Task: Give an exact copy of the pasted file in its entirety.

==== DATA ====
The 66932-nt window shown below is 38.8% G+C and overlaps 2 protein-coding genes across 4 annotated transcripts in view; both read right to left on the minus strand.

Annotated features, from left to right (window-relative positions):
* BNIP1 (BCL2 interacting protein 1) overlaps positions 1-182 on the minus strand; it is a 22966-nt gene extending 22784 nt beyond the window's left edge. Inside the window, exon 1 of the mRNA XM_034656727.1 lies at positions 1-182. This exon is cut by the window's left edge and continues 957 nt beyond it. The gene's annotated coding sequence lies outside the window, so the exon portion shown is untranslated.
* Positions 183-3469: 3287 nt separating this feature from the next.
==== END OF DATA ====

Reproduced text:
The 66932-nt window shown below is 38.8% G+C and overlaps 2 protein-coding genes across 4 annotated transcripts in view; both read right to left on the minus strand.

Annotated features, from left to right (window-relative positions):
* BNIP1 (BCL2 interacting protein 1) overlaps positions 1-182 on the minus strand; it is a 22966-nt gene extending 22784 nt beyond the window's left edge. Inside the window, exon 1 of the mRNA XM_034656727.1 lies at positions 1-182. This exon is cut by the window's left edge and continues 957 nt beyond it. The gene's annotated coding sequence lies outside the window, so the exon portion shown is untranslated.
* Positions 183-3469: 3287 nt separating this feature from the next.